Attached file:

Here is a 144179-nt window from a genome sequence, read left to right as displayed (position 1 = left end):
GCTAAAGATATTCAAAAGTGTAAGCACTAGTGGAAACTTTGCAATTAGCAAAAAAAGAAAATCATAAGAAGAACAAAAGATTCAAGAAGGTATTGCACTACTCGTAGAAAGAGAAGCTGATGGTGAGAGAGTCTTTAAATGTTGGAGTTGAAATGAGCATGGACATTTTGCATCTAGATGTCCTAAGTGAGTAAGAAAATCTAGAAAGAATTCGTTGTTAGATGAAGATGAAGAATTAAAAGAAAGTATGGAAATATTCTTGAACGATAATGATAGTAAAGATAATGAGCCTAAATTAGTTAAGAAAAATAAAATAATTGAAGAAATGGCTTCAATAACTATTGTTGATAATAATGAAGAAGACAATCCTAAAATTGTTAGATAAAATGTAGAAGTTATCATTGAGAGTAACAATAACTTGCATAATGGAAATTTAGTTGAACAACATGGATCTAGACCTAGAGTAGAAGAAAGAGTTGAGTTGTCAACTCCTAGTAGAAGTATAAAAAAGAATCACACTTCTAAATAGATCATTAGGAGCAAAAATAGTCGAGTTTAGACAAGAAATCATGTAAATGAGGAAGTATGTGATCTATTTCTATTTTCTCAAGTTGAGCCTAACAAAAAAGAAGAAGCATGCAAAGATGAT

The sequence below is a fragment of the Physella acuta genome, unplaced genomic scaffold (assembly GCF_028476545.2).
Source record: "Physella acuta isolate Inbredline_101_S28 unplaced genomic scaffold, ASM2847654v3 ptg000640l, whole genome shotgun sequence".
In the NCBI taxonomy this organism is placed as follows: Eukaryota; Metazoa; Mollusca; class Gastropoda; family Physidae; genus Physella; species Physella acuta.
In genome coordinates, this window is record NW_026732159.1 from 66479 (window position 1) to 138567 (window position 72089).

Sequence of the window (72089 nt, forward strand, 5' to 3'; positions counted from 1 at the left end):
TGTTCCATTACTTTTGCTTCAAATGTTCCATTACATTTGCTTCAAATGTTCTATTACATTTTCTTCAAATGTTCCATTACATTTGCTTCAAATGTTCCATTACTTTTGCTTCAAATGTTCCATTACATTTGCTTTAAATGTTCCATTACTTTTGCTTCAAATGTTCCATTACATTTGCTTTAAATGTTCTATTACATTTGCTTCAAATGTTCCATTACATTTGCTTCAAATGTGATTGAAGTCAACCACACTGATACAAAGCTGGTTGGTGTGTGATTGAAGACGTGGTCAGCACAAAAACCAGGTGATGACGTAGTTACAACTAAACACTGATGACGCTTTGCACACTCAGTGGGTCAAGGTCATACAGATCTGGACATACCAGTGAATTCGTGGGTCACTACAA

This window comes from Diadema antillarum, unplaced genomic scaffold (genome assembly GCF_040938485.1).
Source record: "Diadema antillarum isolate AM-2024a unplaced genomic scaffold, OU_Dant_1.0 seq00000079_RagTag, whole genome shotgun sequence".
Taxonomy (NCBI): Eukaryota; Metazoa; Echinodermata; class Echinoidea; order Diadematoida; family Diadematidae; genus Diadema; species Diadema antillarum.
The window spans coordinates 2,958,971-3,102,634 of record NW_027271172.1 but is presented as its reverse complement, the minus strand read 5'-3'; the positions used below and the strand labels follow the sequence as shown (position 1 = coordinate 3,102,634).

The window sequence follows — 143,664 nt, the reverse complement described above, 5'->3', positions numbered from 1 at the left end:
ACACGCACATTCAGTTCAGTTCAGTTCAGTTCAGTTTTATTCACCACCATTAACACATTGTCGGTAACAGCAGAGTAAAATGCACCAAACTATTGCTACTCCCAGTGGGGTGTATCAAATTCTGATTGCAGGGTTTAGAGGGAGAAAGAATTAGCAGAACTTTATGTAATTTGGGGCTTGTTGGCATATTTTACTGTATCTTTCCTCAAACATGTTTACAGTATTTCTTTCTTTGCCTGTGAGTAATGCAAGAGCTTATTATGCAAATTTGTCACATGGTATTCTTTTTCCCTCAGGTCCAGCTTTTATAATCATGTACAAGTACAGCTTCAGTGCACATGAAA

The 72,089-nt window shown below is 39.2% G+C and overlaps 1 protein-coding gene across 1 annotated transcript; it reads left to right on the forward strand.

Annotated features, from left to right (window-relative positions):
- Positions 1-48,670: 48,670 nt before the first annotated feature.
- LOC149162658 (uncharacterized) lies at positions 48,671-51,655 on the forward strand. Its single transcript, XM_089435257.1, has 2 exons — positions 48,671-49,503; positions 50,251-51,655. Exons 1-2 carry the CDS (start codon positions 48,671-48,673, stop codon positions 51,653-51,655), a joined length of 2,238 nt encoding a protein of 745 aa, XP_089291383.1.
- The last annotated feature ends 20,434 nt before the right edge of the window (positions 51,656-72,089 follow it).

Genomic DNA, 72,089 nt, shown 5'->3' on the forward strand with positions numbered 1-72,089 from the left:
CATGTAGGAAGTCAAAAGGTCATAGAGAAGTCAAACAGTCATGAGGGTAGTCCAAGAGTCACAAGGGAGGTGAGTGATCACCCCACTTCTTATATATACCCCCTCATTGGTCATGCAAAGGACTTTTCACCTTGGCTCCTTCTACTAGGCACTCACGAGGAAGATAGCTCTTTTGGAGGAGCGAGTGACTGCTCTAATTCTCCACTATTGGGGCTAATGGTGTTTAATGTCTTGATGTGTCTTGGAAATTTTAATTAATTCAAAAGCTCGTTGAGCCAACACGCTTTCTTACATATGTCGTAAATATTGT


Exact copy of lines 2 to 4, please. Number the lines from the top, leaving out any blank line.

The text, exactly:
GCTAAAGATATTCAAAAGTGTAAGCACTAGTGGAAACTTTGCAATTAGCAAAAAAAGAAAATCATAAGAAGAACAAAAGATTCAAGAAGGTATTGCACTACTCGTAGAAAGAGAAGCTGATGGTGAGAGAGTCTTTAAATGTTGGAGTTGAAATGAGCATGGACATTTTGCATCTAGATGTCCTAAGTGAGTAAGAAAATCTAGAAAGAATTCGTTGTTAGATGAAGATGAAGAATTAAAAGAAAGTATGGAAATATTCTTGAACGATAATGATAGTAAAGATAATGAGCCTAAATTAGTTAAGAAAAATAAAATAATTGAAGAAATGGCTTCAATAACTATTGTTGATAATAATGAAGAAGACAATCCTAAAATTGTTAGATAAAATGTAGAAGTTATCATTGAGAGTAACAATAACTTGCATAATGGAAATTTAGTTGAACAACATGGATCTAGACCTAGAGTAGAAGAAAGAGTTGAGTTGTCAACTCCTAGTAGAAGTATAAAAAAGAATCACACTTCTAAATAGATCATTAGGAGCAAAAATAGTCGAGTTTAGACAAGAAATCATGTAAATGAGGAAGTATGTGATCTATTTCTATTTTCTCAAGTTGAGCCTAACAAAAAAGAAGAAGCATGCAAAGATGAT

The sequence below is a fragment of the Physella acuta genome, unplaced genomic scaffold (assembly GCF_028476545.2).
Source record: "Physella acuta isolate Inbredline_101_S28 unplaced genomic scaffold, ASM2847654v3 ptg000640l, whole genome shotgun sequence".